A General History and Collection of Voyages and Travels — Volume 07 eBook

Robert Kerr (writer)
This eBook from the Gutenberg Project consists of approximately 785 pages of information about A General History and Collection of Voyages and Travels — Volume 07.

Chaumigrem, who had fled the year before to Tangu, hearing that Xemindoo had disbanded most of his forces, marched against him and obtained a complete victory, by which the kingdom of Pegu was again reduced under the authority of the Birmans.  Xemindoo was taken some time afterwards and put to death. Chaumigrem being now king of the Birmans and of Pegu, went to war against Siam, with an army of 1,700,000 men, and 17,000 elephants, having a considerable body of Portuguese in his service.  All this army came to ruin, and the kingdom of Pegu was soon afterwards reduced to subjection by the king of Aracan, as formerly related.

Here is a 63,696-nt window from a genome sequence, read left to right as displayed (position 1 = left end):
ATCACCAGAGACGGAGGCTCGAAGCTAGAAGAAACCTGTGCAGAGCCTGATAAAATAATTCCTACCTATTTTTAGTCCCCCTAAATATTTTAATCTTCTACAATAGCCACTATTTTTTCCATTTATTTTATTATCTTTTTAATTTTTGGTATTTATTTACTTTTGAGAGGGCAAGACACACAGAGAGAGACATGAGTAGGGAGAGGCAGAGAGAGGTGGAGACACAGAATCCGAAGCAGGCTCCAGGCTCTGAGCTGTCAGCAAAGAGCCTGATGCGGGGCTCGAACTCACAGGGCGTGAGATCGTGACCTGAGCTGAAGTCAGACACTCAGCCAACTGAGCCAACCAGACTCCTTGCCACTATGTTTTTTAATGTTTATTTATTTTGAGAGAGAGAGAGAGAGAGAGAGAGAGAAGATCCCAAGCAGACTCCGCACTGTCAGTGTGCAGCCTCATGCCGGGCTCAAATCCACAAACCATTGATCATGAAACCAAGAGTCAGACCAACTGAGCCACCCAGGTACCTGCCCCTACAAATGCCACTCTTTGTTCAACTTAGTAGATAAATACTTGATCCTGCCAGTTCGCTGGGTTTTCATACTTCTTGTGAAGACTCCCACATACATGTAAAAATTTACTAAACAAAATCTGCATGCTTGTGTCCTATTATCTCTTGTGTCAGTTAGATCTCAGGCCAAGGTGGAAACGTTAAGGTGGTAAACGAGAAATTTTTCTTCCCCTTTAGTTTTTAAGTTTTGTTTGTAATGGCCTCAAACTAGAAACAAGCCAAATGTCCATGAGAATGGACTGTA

The kingdom of Siam, though much harassed by these invasions, still held out, and, in 1627, was possessed by the black king, so called because he really was of a black colour, though all the inhabitants of that country are fair complexioned[27].  In 1621, this black king of Siam sent ambassadors to Goa, desiring that some Franciscans might be sent to preach the gospel in his dominions.  Accordingly, father Andrew, of the convent of the Holy Ghost, went to Odiaa[28], where he was received honourably, and got leave to erect a church, which was done at the king’s expence.  He likewise offered great riches to the venerable father, who constantly refused his offers, to the great admiration and astonishment of the king.  This black king of Siam was of small stature, of an evil presence, and an extraordinarily compound character, of great wickedness, mixed with great generosity.  Although cruel men are for the most part cowards, he was at the same time exceedingly cruel, and very valiant; and though tyrants are generally covetous, he was extremely liberal; being barbarous in some parts of his conduct, and generous and benevolent in others.  Not satisfied with putting thieves and robbers to ordinary deaths, he was in use to have them torn in pieces in his presence by tigers and crocodiles for his amusement.  Understanding that one of his vassal kings intended to rebel, he had him shut up in a cage, and fed him with morsels of his own flesh torn from his body, after which he had him fried in a pan.  On one occasion he slew seven ladies belonging to the court, only because they walked too quick; and on another occasion he cut off the legs of three others, because they staid too long when sent by him for some money to give to certain Portuguese.  He even extended his severity to animals; having cut off the paw of a favourite monkey for putting it into a box containing some curiosities.  A valuable horse was ordered to be beheaded, in presence of his other horses, because he did not stop when he checked him.  A tiger that did not immediately seize a criminal thrown to him, was ordered to be beheaded as a coward.  Yet had this cruel and capricious tyrant many estimable virtues.  He kept his word inviolable; was rigorous in the execution of justice; liberal in his gifts; and often merciful to those

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